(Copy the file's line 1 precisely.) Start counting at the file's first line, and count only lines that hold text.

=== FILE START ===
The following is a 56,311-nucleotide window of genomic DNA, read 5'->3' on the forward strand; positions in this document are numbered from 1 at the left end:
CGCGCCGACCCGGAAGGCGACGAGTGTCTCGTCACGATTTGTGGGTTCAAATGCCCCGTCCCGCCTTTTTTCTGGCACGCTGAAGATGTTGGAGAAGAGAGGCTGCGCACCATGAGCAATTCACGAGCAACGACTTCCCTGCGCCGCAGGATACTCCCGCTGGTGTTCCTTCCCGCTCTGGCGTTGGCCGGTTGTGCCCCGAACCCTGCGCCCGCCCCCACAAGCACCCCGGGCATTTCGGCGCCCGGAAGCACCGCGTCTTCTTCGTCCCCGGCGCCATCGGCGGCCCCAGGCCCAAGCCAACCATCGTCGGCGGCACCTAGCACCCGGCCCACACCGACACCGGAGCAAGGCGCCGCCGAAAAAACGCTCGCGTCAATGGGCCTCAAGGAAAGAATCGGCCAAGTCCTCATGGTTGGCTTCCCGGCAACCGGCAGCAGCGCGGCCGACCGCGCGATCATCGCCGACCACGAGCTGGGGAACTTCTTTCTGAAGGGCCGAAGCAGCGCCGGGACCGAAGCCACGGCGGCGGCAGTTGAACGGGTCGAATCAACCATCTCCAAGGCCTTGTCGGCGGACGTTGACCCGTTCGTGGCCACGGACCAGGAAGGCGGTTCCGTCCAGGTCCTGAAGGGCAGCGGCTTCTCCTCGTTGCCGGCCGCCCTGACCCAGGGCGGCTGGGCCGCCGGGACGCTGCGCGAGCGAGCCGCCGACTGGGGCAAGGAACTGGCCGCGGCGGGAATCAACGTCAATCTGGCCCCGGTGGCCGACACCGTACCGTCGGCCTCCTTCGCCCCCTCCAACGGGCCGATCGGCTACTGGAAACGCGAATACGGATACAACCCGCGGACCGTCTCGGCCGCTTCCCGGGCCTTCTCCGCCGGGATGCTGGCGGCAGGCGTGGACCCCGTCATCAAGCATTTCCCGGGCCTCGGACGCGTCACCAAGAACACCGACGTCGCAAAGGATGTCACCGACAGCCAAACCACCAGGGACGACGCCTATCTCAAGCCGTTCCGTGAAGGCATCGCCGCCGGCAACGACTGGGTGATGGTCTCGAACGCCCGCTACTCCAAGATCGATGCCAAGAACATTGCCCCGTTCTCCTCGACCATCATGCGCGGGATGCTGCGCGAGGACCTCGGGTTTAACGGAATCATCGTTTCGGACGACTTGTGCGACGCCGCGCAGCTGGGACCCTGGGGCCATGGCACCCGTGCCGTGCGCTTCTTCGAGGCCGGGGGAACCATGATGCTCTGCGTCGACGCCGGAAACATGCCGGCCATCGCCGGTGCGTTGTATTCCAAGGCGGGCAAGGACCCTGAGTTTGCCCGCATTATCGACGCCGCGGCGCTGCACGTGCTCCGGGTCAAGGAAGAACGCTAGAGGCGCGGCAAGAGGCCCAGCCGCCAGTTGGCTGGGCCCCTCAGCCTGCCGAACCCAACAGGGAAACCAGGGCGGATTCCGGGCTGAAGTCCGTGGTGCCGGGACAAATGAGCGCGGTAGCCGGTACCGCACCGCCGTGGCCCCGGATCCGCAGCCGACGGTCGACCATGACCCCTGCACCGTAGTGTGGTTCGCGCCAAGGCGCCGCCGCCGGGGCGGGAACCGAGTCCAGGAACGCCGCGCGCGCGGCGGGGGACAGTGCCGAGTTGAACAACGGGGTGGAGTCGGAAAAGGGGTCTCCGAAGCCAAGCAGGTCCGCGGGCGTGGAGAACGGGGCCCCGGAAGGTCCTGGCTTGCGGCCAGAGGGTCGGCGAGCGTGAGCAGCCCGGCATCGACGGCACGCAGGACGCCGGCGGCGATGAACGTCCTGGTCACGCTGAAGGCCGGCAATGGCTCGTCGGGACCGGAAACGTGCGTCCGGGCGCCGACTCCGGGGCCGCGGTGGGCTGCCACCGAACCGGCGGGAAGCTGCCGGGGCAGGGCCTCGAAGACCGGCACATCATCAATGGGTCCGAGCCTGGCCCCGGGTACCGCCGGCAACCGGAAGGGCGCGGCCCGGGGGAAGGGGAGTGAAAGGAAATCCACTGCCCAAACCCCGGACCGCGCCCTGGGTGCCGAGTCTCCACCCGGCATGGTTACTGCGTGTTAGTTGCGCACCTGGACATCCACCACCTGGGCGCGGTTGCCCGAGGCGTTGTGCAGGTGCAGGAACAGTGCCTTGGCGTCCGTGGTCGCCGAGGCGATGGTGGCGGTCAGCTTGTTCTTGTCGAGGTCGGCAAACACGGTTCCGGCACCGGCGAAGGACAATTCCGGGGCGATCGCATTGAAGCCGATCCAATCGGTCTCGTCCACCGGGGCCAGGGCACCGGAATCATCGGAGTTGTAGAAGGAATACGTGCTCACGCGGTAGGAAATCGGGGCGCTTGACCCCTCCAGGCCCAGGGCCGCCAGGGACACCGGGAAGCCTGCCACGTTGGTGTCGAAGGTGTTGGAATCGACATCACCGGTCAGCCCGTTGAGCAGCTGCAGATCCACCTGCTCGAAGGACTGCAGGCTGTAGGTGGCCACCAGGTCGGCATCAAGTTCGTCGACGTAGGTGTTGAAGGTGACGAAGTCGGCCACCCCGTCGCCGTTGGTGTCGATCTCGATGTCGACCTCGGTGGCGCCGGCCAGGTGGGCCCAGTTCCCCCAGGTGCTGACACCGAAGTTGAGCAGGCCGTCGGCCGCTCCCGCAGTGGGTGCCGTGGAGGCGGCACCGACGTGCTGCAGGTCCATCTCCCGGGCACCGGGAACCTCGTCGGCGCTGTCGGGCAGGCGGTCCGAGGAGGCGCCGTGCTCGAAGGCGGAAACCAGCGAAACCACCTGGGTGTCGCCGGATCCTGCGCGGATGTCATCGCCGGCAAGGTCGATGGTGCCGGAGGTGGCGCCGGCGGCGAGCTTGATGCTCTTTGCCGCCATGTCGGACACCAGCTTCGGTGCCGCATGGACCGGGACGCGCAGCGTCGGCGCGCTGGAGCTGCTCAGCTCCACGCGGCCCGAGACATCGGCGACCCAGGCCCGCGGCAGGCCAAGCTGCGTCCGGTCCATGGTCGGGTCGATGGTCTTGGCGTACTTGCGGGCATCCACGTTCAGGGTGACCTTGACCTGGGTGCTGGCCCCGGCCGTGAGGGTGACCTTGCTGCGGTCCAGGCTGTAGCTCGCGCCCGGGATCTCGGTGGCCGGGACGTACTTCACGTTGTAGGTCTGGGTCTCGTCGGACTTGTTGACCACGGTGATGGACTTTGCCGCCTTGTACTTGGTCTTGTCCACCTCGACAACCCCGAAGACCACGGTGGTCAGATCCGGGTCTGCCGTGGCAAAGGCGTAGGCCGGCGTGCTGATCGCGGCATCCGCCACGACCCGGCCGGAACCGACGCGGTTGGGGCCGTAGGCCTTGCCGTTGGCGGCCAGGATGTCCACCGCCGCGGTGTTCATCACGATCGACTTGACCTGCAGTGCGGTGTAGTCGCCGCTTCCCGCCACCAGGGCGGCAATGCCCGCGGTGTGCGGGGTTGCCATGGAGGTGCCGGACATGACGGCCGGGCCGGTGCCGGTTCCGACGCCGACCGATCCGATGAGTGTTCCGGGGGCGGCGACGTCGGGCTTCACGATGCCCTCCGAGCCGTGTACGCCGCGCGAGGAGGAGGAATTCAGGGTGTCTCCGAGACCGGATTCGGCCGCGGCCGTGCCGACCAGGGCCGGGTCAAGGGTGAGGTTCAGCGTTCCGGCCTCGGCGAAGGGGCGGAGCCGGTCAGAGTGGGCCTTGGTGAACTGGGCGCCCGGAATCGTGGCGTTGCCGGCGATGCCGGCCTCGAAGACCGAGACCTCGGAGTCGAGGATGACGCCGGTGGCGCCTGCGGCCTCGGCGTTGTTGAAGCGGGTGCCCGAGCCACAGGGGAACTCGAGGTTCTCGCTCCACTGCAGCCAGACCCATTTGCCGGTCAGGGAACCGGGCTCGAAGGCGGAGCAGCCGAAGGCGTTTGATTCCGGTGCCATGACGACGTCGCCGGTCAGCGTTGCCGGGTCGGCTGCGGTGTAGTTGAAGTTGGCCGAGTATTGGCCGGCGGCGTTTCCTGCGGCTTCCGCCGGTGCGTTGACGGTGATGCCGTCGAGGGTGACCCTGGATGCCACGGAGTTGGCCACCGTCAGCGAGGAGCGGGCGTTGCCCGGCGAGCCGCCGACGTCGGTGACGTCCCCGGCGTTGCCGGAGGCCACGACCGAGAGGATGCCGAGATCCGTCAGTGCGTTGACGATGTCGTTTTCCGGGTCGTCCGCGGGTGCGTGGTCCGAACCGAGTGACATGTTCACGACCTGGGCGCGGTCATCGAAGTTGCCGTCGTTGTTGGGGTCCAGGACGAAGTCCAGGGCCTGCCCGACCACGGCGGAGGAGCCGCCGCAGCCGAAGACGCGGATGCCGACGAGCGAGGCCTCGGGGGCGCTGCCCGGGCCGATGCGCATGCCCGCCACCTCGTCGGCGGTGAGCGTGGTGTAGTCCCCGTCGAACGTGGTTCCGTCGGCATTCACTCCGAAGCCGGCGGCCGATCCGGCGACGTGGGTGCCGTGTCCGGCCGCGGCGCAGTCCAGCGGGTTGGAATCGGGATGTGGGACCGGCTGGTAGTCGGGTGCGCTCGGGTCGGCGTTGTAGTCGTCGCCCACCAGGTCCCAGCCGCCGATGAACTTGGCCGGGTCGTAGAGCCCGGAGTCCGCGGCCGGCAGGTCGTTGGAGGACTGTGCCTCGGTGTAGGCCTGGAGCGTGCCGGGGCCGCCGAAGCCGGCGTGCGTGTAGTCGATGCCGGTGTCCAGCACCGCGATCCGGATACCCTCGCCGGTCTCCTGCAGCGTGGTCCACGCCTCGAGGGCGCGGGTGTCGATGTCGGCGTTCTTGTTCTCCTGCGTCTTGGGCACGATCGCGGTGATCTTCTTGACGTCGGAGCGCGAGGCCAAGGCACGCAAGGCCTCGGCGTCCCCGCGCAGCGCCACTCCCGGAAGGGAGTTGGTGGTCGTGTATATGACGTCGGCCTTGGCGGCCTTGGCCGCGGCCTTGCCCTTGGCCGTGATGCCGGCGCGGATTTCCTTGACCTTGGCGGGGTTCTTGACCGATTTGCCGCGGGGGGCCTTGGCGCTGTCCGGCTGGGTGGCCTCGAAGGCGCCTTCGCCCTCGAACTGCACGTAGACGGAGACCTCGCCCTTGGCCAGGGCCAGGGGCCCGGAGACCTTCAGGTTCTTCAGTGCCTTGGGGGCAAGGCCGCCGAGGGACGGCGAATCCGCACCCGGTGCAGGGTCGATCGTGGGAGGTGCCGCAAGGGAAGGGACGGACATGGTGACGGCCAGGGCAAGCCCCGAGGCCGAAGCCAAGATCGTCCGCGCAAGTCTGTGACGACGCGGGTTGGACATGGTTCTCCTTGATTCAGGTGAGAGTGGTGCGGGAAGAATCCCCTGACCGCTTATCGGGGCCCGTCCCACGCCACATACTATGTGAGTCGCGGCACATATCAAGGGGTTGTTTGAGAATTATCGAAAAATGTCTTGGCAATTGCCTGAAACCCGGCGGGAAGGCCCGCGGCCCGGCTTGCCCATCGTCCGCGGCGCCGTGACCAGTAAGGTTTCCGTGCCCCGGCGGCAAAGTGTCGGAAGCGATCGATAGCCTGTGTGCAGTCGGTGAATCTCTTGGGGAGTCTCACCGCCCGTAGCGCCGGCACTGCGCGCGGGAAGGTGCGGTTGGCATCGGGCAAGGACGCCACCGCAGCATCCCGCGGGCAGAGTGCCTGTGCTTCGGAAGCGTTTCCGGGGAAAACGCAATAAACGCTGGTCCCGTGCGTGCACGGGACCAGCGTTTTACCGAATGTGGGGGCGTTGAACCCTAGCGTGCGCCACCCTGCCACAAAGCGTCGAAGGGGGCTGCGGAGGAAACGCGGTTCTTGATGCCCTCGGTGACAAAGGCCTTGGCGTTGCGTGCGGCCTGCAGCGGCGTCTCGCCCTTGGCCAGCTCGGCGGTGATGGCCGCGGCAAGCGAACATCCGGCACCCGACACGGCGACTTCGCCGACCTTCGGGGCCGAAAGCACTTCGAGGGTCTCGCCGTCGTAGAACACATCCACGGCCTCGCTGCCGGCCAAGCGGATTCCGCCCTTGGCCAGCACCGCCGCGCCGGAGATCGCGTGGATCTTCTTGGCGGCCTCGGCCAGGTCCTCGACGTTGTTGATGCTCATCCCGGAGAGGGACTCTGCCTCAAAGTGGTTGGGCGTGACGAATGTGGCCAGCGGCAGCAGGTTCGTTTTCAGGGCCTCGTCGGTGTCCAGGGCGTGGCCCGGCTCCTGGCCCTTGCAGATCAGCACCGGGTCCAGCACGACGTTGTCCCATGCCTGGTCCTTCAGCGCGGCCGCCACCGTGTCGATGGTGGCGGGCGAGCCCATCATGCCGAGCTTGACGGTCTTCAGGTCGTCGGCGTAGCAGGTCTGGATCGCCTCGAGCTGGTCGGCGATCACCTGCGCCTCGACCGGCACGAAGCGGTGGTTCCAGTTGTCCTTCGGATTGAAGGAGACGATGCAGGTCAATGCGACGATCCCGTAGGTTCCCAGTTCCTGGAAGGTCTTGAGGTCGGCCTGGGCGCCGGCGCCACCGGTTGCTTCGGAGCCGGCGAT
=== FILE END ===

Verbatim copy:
The following is a 56,311-nucleotide window of genomic DNA, read 5'->3' on the forward strand; positions in this document are numbered from 1 at the left end: